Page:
Investigation of the effects of operator technique on handheld sensor data for landmine detection
Ground penetrating radar (GPR) is a commonly employed sensing modality for landmine detection. It has been successfully deployed in vehicular systems, and is also being integrated into handheld systems. Handheld mine detection systems are typically deployed in situations where either the terrain or mission renders a vehicular-based system less effective. Handheld systems are often more compact and maneuverable, but quality of the sensor data may also be more dependent on the operators experience with and technique in using the system. In particular, the sensor height with respect to the air-ground interface may be more variable than with a vehicular-based system. This variation in sensor height above the air-ground interface may have the potential to adversely affect mine detection performance with the GPR sensing modality. In this work, the effects of operator technique on handheld sensor data quality is investigated, and ground alignment is explored as a potential approach to reducing variability in the sensor data quality due to operator technique. Results for data measured with a standard GPR/EMI handheld sensor at a standardized test site are presented. © 2012 SPIE.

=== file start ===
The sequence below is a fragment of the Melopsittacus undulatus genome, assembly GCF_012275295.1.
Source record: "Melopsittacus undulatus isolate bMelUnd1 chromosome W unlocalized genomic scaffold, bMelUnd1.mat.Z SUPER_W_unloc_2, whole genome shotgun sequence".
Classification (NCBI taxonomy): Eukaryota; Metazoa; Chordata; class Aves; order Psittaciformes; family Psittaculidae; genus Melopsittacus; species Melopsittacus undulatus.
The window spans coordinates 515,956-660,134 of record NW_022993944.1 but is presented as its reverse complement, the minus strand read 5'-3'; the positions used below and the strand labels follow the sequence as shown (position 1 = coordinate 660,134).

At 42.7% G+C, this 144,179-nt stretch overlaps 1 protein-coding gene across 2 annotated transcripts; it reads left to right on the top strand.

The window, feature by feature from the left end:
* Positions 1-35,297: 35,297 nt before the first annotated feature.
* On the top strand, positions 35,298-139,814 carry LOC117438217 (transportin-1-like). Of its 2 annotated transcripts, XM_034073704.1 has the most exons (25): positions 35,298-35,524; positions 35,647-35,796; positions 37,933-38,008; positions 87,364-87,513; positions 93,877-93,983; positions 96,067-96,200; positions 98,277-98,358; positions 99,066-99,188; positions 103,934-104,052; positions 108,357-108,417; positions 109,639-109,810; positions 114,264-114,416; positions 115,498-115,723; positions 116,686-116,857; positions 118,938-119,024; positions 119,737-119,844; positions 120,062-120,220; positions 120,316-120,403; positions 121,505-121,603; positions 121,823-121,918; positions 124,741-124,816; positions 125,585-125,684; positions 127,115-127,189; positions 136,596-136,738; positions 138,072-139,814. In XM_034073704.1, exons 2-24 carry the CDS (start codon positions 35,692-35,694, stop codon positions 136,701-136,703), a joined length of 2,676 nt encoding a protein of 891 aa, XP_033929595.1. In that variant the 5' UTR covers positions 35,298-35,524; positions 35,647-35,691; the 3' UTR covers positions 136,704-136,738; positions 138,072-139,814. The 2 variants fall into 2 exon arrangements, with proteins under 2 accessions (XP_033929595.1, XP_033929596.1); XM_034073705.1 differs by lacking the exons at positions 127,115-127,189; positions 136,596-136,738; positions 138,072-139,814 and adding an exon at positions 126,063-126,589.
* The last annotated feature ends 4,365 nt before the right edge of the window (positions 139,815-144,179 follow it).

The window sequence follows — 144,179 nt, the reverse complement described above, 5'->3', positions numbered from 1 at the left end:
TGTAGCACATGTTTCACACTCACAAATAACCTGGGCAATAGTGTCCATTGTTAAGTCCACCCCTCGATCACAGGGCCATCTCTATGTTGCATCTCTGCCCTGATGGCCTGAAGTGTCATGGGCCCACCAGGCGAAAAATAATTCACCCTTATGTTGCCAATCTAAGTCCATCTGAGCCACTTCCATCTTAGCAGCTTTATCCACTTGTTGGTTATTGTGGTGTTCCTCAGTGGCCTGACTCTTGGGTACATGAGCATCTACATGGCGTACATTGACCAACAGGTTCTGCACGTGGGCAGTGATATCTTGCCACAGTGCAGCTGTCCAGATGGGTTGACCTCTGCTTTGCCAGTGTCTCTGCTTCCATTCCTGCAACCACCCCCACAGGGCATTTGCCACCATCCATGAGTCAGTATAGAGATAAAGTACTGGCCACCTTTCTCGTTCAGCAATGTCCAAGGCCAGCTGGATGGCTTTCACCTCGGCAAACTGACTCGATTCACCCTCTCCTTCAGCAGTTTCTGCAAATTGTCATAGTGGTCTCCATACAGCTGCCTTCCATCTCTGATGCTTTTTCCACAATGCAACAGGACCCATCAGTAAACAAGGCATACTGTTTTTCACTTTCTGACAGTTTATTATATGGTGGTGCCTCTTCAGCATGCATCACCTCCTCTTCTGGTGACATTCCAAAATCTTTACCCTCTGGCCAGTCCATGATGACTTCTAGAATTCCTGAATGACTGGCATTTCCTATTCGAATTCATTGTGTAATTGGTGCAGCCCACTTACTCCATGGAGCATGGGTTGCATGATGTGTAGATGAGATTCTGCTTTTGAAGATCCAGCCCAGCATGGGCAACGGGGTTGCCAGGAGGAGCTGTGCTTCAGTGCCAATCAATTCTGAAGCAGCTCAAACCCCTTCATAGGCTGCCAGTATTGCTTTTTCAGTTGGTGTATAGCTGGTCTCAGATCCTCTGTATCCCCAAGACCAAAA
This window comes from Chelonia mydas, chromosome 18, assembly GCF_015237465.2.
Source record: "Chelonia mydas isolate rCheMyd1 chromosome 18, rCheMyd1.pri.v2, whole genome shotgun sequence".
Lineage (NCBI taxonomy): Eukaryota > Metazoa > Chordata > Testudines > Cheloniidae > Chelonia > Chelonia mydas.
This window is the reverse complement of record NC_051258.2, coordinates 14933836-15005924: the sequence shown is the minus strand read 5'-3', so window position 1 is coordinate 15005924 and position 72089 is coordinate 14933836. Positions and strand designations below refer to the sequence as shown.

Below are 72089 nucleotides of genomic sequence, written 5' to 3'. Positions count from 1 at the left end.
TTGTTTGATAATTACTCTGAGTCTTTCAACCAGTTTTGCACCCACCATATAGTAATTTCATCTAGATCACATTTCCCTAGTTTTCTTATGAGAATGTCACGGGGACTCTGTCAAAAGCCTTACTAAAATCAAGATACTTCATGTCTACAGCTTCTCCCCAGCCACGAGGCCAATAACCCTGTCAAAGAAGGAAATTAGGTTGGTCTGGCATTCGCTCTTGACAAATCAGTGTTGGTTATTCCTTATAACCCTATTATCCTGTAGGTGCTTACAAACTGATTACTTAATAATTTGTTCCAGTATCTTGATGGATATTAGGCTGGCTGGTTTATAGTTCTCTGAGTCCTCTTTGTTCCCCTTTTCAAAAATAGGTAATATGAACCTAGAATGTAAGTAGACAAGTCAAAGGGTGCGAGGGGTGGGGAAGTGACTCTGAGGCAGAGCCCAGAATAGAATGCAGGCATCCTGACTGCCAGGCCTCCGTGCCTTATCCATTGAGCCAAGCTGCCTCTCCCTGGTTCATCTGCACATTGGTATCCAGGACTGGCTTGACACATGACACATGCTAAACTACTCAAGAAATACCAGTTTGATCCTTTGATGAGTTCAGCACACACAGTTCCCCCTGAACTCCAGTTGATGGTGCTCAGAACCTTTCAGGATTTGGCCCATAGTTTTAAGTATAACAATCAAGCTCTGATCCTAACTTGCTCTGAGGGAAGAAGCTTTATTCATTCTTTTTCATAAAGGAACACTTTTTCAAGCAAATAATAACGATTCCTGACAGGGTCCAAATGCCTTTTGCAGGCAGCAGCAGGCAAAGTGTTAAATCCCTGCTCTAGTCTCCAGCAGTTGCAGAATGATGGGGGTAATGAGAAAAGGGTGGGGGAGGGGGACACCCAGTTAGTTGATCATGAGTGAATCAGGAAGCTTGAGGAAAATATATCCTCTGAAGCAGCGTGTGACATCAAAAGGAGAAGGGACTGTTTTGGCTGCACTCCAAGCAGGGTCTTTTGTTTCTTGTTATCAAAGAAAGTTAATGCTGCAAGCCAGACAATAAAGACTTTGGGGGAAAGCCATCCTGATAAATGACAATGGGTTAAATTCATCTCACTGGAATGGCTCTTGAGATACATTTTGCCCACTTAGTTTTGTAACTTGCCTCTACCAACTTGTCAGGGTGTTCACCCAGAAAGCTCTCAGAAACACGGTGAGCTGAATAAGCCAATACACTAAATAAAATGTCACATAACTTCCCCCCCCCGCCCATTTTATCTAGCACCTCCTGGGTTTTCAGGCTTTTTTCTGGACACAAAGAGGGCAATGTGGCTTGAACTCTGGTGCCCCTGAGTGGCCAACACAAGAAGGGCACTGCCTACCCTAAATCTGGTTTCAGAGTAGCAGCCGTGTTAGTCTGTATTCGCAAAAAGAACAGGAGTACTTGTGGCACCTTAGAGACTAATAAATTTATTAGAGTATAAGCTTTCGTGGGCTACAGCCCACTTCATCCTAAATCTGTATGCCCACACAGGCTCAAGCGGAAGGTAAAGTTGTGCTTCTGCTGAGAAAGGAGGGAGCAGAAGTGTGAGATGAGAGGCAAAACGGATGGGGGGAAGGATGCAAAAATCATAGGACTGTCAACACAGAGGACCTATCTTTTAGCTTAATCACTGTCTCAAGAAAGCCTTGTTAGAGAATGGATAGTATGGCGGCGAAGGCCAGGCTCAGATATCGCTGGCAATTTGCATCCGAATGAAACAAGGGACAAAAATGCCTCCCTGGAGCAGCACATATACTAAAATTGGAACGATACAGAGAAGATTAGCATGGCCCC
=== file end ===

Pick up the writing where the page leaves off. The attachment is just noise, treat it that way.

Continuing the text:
Tantum, SL; Morton, KD; Collins, LM; Torrione, PA
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International Standard Book Number 13 (ISBN-13)
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